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So you’ve pulled an all-nighter and need to stay awake the next day. These hacks can help

So you’ve pulled an all-nighter and need to stay awake the next day. These hacks can help

  • Try these biohacks when even a double espresso isn’t doing it for you anymore

It’s a familiar feeling: You’ve shirked sleep and now your eyelids are starting to droop and your head is killing you. Whether it was due to a report you tried so hard to accomplish overnight or your neighbor’s newborn who kept wailing at ungodly hours, your knee-jerk reaction was probably to sleep in. But you suddenly remember the mountain of workload waiting for you. So much for sleeping in. You’re faced with the unfortunate problem of needing to stay awake after a sleepless night—again. 

So you sought help from your bestie Google, but none of their tips worked for you. You need something more than “be sure to drink a lot of water” or “take some deep breaths.” No worries, it’s not too late to avert that inevitable crash. We’ve listed six hacks to keep you up when nothing else can.

Turn up the AC

Staying in a cold environment can cause a sudden drop in your body temperature, which activates thermoregulation (a.k.a. the process by which your body controls its own internal and external temperature). Your heart rate will then increase as your body works overdrive to warm itself up, resulting in a more active state of mind.

Photo by Karolina Grabowska on Pexels

You may also try splashing your face with cold water (or jumping into a cold shower) whenever you feel like sleep’s about to consume you.

Listen to your fave (upbeat) tunes

Photo by Burst on Pexels

Listening to songs that send shivers down your spine (a.k.a. music that gives you the chills) can trigger release of dopamine in your brain—a happy hormone responsible for creating pleasurable sensations and keeping you motivated, thus helping you stay awake. So we suggest you create a playlist of your favorite tunes, preferably bright and cheerful ones, and listen to them at full blast while preparing for the day.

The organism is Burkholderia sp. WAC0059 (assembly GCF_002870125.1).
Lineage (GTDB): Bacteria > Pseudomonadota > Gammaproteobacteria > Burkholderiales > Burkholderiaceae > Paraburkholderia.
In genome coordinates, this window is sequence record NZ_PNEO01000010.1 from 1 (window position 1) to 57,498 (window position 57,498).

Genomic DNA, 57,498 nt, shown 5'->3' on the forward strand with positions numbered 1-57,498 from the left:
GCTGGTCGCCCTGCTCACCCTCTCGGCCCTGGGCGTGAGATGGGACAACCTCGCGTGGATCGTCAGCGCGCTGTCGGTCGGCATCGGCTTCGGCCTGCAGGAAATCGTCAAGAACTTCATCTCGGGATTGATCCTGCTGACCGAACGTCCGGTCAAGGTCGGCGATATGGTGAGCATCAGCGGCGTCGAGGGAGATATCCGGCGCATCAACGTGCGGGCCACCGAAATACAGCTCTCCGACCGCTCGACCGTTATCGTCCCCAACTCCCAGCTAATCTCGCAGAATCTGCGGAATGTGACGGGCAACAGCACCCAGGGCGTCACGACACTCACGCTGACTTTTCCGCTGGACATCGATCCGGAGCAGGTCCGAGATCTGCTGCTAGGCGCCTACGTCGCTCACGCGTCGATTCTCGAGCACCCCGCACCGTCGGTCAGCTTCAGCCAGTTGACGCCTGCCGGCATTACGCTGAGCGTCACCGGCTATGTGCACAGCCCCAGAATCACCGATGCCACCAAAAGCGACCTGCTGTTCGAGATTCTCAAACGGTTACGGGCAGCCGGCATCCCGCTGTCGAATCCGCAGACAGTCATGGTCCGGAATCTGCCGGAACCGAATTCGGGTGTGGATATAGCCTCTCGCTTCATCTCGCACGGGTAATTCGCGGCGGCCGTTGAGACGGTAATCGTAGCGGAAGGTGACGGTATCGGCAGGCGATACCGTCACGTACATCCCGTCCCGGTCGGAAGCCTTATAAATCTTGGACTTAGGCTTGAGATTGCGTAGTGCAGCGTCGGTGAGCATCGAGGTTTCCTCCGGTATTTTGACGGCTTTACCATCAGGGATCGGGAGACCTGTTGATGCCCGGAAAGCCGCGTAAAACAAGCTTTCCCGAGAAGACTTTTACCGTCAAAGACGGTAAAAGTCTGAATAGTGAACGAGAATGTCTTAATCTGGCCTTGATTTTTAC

Bask in the morning sun

Photo by Mike Benna on Unsplash

Take a short walk in the park or step into the front yard. Let the morning sun bathe your skin. Morning light inhibits melatonin production (a hormone responsible for sleepiness), which may result in improved alertness and mood. It can also help you get quality sleep come nighttime. It’s like hitting two birds with one stone, really.

Chew gum

Photo by Marvin Meyer on Unsplash

Hear us out: Chewing gum might sound like the last thing you want to do at 9 a.m. when you’ve been awake for 24 hours (and counting) and on the verge of collapse. However, the act of chewing gum may help in staving off daytime grogginess as it heightens cerebral activity. To put it simply, continuous mouth movement can keep you mentally active.

Stretch, jump, move around

Photo by bruce mars on Unsplash

Sit on the floor and do some basic stretches with your arms and legs while waiting for your next task at work (or next class, if it’s a school day for you). This alone can get your blood flowing and make you feel energized again in a few minutes.

Or start doing some small jumps. As your body warms up, take bigger leaps around the room, and end with some full-length body bends. You may also take a quick walk around your house, even if it’s just up and down the stairs. Trust us, it can do wonders for your energy level.

Try your hand at yoga nidra

Yoga nidra, or more commonly known as yogic sleep, is a type of yoga technique that lets you enter a deep state of conscious relaxation. Unlike other types of yoga, this doesn’t involve any movement. Once you find a comfortable position, you can start playing a yoga nidra recording of your choice. (There’s a lot of free sessions on YouTube, by the way!)

“30 minutes of yoga nidra can feel like the equivalent of getting up to two hours more sleep,” says a sleep therapist in an interview with Stylist. “It slows your brainwaves, so you are able to experience the restorative benefits of sleep while technically still being awake.” © 2020. Hinge Inquirer Publications, Inc.


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